I told my teacher Hogen, in that sanzen conversation (is that a "sanzenversation"?) that "No enlightened being would ever assume anything about the future ever.  That must mean that nirvana is a constant state of complete and utter amazement at every single event, no matter its size.  It's like an eternal state of 'Holy shit! Really?'  I'm not sure if that's a good thing or a bad thing.  But I'm pretty sure that that not-knowing is a good thing."

So my life has been a practice of not-knowing for the last few years.  In many places, it's been a practice of acceptance, of sorrow and tumult, of stress and of deep, deep pain.  At other times, great joy.  Utter amazement.  Wonder.  As a matter of fact, the latter seems to have outweighed the former, but by a percentage, not by a magnitude.  But the practice has allowed me to experience the wonder more often than I had previously anticipated.

This wonder has manifested itself all over the place.  Watching squirrels in trees and on phone-lines, watching snow fall, feeling rain, smelling the earth.  It's sorta obvious that I get it from nature.  But moreover, it manifests now more noticeably in my relationships.  This practice of "not knowing" and "not assuming" anything really fills my current relationships with a wonder that is really hard to describe.  It can really be heady at times.  Not being complacent about relationships is actually really challenging, because (even though we don't like to admit it) us monkeys really actually try very hard to shoot for homeostasis in our relationships.  The predictability makes for easier present-buying, I think.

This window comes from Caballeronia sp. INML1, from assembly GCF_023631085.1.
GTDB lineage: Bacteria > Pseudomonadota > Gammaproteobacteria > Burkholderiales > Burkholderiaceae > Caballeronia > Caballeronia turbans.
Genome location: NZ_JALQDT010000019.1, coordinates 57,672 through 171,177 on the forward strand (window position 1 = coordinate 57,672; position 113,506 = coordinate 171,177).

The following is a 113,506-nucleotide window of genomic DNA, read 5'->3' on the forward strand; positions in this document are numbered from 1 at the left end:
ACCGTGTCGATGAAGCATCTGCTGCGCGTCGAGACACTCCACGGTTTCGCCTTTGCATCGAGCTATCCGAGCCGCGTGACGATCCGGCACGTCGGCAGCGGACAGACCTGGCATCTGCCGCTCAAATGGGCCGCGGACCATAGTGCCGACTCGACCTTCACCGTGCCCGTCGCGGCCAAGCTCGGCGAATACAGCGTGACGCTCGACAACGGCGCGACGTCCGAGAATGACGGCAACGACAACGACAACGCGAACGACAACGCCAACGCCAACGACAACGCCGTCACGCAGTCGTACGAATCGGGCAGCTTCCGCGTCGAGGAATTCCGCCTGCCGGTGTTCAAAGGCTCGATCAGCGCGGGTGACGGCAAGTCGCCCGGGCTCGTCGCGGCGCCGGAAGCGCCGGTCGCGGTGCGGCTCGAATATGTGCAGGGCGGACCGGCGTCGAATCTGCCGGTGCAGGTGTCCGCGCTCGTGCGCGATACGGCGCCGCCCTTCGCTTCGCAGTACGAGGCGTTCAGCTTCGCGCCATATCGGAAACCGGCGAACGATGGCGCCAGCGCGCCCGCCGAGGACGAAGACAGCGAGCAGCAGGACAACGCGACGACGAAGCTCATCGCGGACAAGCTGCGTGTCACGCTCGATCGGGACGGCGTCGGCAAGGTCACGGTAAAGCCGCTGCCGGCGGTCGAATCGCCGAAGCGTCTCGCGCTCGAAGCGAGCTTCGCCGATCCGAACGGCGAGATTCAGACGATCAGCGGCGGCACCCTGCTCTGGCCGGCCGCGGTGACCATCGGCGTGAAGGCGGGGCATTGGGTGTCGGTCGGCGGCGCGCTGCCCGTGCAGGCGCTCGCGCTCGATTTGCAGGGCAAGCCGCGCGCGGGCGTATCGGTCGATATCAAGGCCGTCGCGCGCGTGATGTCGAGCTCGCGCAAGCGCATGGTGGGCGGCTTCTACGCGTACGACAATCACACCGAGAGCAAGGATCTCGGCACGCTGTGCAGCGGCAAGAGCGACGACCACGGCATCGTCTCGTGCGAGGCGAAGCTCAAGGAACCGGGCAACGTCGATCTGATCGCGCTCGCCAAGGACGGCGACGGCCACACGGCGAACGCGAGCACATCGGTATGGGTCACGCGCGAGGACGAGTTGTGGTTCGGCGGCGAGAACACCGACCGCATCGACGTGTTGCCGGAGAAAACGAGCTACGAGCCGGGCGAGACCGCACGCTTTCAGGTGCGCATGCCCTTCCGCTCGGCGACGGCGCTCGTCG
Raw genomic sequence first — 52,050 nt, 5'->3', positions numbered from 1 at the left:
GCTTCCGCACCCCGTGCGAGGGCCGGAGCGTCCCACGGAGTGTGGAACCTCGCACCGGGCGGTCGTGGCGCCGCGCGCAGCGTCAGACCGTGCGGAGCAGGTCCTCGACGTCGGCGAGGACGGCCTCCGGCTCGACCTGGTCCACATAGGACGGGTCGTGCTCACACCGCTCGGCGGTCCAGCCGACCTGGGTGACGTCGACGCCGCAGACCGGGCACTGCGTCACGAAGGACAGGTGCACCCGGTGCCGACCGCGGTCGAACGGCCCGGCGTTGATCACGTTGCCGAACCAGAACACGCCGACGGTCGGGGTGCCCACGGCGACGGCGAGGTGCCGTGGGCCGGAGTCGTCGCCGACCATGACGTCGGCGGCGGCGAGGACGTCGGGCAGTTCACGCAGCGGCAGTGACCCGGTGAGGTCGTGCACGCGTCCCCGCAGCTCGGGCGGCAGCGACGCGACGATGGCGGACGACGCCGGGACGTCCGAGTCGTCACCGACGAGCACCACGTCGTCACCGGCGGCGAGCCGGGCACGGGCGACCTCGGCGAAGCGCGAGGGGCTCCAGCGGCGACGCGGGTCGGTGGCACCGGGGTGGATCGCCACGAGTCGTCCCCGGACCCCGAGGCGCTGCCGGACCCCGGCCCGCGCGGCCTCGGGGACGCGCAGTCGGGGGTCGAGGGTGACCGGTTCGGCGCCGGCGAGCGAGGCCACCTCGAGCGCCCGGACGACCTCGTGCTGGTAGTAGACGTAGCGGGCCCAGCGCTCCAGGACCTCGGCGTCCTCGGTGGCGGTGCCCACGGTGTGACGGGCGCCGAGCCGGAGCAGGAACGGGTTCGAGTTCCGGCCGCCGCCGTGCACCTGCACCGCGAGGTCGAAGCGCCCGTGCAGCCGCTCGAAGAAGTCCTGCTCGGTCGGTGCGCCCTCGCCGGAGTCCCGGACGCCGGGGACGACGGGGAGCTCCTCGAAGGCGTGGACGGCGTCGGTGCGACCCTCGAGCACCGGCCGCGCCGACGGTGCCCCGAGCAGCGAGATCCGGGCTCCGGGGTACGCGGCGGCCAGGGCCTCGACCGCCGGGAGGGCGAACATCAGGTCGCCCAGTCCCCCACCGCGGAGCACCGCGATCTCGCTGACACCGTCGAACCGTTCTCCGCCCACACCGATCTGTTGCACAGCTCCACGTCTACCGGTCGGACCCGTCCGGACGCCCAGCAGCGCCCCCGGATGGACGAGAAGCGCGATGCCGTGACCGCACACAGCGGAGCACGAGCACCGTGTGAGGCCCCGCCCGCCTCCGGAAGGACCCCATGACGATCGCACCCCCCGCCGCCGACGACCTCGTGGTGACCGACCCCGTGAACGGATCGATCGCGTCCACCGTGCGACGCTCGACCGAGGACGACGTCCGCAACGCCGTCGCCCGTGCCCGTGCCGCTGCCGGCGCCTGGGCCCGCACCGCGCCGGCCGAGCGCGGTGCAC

But the more I've taken my hands off the modeling clay that is my love-life, the more I've been finding the rewards greater than I could possibly have envisioned.  And moreover, to stop envisioning or assuming what "love", "relationship", "sex", "gender", "partner", "love-life", etc, even mean is as fertile a ground as a freshly cut field in the shadow of an extinct volcano.

Can you have romantic love without sex?  Can you really experience the depth of connection that comes between two people without that slippery in-and-out friction?  Can spirits fall in love without the consent of the bodies?  Is there just "friends" and "lovers", or is there something between that that's not so base and tawdry as "FWB", but more than "just friends"?  Where does the idea of "partnership" go when boots are left outside the door, but not actively banging, yet those boots still like rubbing up against one another in a fashion?  Can you get through life without falling off the tightrope of the preconceived notions of the onlooking masses?

I don't know.

But I'm down with finding out.

Let's see what happens...

Oh, and by the way, the pie chart is slightly wrong, at least in a zen context.  The chances of something significant happening at any given moment in my life are, in fact, 100%.  My bad.


forrest said...

Really nice post Andy. Thanks.